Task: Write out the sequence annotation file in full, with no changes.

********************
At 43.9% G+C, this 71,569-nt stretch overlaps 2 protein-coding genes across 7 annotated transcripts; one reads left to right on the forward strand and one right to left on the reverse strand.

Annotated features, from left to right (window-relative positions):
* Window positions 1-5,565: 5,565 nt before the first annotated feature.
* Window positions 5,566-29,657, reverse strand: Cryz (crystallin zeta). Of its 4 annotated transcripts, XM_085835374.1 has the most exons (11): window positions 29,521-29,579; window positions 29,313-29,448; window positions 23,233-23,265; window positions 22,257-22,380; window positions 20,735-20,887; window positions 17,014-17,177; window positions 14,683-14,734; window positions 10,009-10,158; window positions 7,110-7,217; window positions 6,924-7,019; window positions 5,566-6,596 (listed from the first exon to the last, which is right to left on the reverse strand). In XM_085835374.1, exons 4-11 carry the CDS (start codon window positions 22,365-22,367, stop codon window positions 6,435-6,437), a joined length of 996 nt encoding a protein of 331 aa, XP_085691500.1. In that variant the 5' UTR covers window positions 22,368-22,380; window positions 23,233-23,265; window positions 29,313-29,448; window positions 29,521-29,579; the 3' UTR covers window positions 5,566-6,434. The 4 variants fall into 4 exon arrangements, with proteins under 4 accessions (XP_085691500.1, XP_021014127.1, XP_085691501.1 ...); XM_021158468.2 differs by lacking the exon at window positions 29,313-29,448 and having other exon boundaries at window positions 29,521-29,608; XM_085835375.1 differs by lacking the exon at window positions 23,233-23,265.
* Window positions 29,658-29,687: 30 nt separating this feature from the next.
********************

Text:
At 43.9% G+C, this 71,569-nt stretch overlaps 2 protein-coding genes across 7 annotated transcripts; one reads left to right on the forward strand and one right to left on the reverse strand.

Annotated features, from left to right (window-relative positions):
* Window positions 1-5,565: 5,565 nt before the first annotated feature.
* Window positions 5,566-29,657, reverse strand: Cryz (crystallin zeta). Of its 4 annotated transcripts, XM_085835374.1 has the most exons (11): window positions 29,521-29,579; window positions 29,313-29,448; window positions 23,233-23,265; window positions 22,257-22,380; window positions 20,735-20,887; window positions 17,014-17,177; window positions 14,683-14,734; window positions 10,009-10,158; window positions 7,110-7,217; window positions 6,924-7,019; window positions 5,566-6,596 (listed from the first exon to the last, which is right to left on the reverse strand). In XM_085835374.1, exons 4-11 carry the CDS (start codon window positions 22,365-22,367, stop codon window positions 6,435-6,437), a joined length of 996 nt encoding a protein of 331 aa, XP_085691500.1. In that variant the 5' UTR covers window positions 22,368-22,380; window positions 23,233-23,265; window positions 29,313-29,448; window positions 29,521-29,579; the 3' UTR covers window positions 5,566-6,434. The 4 variants fall into 4 exon arrangements, with proteins under 4 accessions (XP_085691500.1, XP_021014127.1, XP_085691501.1 ...); XM_021158468.2 differs by lacking the exon at window positions 29,313-29,448 and having other exon boundaries at window positions 29,521-29,608; XM_085835375.1 differs by lacking the exon at window positions 23,233-23,265.
* Window positions 29,658-29,687: 30 nt separating this feature from the next.